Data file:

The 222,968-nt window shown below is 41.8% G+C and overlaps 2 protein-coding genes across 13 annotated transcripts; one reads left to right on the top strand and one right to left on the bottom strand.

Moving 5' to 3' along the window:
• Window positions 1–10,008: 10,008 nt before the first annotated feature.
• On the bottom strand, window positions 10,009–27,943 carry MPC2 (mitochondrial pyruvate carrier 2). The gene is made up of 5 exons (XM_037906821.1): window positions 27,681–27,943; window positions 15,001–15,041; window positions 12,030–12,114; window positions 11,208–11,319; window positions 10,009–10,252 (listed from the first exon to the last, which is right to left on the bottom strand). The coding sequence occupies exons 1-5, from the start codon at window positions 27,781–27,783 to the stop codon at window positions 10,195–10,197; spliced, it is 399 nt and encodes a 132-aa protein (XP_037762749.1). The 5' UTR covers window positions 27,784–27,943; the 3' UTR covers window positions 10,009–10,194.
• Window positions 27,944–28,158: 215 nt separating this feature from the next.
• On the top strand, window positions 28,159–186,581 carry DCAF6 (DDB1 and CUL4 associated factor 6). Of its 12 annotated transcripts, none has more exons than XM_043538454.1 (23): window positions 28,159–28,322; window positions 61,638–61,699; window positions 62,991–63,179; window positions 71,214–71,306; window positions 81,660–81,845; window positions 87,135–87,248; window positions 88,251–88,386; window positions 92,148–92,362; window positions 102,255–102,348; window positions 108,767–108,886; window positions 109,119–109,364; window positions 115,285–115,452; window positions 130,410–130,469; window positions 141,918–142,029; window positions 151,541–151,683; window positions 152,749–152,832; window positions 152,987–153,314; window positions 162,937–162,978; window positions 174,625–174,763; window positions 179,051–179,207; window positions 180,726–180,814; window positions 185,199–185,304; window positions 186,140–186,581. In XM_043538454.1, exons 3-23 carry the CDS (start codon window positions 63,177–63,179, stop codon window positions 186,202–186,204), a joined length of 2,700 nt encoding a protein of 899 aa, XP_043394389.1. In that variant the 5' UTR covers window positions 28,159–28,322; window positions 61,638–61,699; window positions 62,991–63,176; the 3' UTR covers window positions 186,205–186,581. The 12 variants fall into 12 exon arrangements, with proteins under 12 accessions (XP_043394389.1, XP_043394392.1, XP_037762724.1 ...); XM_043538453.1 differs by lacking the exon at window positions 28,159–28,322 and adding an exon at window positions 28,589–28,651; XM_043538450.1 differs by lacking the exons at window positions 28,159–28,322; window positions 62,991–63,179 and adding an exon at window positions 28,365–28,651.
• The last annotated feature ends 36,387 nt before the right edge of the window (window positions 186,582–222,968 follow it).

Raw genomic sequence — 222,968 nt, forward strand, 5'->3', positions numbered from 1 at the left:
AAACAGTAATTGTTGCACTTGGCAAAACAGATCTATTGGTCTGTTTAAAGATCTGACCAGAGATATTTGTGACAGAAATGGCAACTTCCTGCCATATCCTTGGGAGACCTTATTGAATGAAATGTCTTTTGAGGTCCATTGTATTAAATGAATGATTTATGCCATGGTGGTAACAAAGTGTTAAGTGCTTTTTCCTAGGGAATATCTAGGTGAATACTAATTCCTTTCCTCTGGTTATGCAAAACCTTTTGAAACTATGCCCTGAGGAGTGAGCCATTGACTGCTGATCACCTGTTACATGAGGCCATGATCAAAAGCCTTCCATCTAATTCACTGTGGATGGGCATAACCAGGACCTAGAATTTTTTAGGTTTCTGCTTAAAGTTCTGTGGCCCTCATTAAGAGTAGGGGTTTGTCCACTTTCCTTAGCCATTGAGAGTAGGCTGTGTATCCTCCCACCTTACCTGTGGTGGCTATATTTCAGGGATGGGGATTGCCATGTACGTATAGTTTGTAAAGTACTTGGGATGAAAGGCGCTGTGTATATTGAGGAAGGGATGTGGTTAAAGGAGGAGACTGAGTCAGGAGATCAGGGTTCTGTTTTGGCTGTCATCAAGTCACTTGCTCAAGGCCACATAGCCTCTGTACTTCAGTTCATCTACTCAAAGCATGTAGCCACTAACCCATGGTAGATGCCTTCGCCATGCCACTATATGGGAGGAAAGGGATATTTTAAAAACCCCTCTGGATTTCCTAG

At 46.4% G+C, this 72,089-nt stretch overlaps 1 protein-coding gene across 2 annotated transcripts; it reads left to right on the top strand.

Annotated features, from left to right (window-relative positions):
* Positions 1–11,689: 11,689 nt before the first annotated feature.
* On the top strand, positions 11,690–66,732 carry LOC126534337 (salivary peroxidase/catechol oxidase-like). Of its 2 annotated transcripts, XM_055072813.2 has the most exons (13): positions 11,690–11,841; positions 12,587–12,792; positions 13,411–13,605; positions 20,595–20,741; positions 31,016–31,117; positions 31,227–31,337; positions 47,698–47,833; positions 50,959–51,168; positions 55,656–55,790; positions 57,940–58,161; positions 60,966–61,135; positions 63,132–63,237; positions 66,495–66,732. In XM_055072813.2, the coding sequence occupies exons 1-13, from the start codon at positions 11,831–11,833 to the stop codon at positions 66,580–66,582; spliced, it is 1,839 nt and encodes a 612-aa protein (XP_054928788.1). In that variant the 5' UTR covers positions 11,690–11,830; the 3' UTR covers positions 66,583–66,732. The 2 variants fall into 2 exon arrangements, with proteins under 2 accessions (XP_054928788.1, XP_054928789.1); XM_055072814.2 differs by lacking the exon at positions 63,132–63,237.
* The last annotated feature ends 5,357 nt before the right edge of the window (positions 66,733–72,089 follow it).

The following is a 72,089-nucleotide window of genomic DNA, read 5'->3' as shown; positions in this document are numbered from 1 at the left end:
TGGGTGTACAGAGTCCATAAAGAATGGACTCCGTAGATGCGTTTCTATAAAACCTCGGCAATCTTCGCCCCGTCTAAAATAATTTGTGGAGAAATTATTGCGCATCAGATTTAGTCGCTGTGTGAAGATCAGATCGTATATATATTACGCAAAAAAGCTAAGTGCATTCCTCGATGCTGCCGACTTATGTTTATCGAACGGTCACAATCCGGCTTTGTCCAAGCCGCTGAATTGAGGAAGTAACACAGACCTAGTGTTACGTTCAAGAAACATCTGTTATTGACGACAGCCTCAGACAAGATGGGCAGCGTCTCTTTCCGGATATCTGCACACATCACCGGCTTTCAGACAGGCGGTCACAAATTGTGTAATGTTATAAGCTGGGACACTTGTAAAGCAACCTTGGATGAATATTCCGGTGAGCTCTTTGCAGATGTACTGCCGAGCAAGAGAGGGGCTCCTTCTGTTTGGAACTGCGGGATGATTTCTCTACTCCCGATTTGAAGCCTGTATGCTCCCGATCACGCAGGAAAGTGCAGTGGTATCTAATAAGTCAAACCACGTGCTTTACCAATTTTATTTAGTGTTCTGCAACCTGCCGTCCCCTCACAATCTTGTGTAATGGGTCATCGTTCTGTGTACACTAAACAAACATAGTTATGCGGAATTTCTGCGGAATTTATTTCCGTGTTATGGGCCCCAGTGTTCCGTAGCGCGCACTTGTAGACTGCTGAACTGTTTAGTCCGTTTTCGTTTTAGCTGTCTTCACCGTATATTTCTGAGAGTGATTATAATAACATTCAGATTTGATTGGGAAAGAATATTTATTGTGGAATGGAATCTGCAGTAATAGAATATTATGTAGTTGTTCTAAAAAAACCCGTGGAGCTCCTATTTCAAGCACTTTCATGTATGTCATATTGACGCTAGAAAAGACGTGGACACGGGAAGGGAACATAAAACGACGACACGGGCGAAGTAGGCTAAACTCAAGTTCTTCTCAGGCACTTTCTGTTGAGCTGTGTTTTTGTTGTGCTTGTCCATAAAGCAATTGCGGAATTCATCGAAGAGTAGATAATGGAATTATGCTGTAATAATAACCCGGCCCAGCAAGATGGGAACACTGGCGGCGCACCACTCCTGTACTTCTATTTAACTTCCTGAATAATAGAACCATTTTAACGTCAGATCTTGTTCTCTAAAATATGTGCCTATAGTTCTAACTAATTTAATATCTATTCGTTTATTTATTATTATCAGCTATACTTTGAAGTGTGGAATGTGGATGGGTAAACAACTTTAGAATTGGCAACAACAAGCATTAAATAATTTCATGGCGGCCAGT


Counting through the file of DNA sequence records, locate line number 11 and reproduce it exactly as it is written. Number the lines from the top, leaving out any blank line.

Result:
Annotated features, from left to right (window-relative positions):